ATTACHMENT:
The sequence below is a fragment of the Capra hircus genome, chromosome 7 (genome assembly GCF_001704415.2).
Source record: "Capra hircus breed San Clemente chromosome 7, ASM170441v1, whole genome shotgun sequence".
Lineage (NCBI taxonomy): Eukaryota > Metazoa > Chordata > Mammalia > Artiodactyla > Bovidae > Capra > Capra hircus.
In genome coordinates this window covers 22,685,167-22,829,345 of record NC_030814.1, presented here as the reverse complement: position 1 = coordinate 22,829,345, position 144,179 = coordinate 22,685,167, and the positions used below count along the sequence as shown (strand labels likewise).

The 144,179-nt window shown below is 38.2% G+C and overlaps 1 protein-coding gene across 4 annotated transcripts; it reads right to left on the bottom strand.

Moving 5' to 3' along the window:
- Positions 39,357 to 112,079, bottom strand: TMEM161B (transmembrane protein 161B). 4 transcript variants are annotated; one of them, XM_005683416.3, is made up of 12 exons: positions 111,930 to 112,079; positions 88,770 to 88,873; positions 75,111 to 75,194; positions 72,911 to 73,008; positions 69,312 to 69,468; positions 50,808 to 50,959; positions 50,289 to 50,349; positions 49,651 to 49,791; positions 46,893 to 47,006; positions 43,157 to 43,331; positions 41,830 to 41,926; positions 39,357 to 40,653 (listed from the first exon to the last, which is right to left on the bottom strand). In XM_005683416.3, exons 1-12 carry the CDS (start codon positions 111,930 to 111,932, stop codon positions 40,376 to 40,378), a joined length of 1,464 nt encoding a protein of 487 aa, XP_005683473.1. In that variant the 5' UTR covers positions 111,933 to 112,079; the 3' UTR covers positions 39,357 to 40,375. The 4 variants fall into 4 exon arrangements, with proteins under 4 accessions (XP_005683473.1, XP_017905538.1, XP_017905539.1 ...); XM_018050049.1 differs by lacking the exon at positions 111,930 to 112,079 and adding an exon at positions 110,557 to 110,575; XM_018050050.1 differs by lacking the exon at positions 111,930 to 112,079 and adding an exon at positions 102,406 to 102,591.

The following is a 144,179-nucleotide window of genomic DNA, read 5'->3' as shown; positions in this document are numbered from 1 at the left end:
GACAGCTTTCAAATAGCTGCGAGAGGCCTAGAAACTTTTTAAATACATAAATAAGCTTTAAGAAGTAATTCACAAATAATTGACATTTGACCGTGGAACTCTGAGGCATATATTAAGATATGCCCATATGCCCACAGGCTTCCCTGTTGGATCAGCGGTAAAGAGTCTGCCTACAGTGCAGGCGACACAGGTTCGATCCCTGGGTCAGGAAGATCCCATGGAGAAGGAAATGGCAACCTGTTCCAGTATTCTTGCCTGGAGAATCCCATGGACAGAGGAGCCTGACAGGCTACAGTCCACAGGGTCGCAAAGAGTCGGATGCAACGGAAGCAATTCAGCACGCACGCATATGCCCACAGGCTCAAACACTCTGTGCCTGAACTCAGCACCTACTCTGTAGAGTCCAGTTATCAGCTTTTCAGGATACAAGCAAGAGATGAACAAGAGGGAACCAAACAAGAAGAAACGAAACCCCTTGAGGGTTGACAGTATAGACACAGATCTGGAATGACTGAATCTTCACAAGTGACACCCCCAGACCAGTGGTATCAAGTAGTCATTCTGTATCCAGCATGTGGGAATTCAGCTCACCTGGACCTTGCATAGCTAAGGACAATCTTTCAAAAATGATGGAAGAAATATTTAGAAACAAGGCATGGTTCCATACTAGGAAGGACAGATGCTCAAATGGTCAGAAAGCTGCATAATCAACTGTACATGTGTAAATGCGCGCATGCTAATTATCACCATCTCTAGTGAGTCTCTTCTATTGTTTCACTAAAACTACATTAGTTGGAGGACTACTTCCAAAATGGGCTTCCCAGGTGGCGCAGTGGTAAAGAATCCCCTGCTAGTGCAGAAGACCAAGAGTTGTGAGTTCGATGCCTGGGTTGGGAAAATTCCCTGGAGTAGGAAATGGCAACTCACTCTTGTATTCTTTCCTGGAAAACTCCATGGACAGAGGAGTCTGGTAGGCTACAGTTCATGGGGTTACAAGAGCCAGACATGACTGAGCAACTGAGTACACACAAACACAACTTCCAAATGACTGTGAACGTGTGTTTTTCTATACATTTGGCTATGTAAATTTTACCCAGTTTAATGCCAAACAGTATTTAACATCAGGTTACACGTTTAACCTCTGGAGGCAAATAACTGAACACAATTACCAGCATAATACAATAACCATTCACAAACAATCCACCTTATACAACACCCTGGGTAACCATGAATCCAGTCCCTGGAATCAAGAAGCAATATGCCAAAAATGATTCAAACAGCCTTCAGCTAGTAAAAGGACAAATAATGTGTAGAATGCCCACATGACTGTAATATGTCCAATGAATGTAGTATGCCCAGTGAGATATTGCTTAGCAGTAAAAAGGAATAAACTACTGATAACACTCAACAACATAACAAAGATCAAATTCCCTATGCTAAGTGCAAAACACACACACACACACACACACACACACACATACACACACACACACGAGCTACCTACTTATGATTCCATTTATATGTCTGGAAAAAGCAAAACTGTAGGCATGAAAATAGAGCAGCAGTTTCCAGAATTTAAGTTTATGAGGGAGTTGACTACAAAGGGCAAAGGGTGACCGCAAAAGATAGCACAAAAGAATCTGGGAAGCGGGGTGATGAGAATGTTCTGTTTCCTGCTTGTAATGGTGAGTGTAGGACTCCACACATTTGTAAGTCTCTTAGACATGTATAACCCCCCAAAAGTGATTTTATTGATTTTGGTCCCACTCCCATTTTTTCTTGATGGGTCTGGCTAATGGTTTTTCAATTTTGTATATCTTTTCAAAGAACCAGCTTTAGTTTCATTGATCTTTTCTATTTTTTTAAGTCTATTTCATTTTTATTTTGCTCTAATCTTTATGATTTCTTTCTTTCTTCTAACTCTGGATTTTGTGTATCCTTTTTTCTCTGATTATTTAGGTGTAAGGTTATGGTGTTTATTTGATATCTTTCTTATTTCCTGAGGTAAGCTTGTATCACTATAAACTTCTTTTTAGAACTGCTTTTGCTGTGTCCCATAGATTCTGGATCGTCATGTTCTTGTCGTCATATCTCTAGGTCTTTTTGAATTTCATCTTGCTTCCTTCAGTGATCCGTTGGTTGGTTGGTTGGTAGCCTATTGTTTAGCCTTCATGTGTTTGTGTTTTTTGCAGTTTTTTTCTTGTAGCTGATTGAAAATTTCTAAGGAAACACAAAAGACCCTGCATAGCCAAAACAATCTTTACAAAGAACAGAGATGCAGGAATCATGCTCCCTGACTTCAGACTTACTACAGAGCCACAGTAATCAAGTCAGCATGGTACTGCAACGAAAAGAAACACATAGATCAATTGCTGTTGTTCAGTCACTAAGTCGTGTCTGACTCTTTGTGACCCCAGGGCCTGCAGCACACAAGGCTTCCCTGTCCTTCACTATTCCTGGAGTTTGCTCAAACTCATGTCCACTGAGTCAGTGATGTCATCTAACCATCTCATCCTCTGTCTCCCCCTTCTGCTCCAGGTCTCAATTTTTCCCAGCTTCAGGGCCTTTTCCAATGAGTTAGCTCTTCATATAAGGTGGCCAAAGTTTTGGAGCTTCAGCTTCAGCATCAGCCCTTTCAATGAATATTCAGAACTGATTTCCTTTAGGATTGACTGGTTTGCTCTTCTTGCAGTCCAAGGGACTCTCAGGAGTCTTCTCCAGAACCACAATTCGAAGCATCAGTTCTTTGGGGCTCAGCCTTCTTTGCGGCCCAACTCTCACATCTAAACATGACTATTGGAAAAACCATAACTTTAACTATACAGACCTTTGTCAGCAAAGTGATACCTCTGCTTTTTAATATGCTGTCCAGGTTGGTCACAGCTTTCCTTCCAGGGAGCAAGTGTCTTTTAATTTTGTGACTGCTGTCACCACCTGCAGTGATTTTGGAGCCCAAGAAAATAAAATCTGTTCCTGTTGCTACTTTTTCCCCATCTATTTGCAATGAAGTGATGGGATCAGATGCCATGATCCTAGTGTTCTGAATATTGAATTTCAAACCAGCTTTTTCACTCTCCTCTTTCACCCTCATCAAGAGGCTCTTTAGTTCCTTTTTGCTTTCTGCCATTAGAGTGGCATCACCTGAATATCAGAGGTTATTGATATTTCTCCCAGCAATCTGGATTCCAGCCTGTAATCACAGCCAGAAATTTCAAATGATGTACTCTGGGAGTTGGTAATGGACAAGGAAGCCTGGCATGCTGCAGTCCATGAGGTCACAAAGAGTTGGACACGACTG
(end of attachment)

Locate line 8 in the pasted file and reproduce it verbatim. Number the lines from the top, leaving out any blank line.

The following is a 144,179-nucleotide window of genomic DNA, read 5'->3' as shown; positions in this document are numbered from 1 at the left end: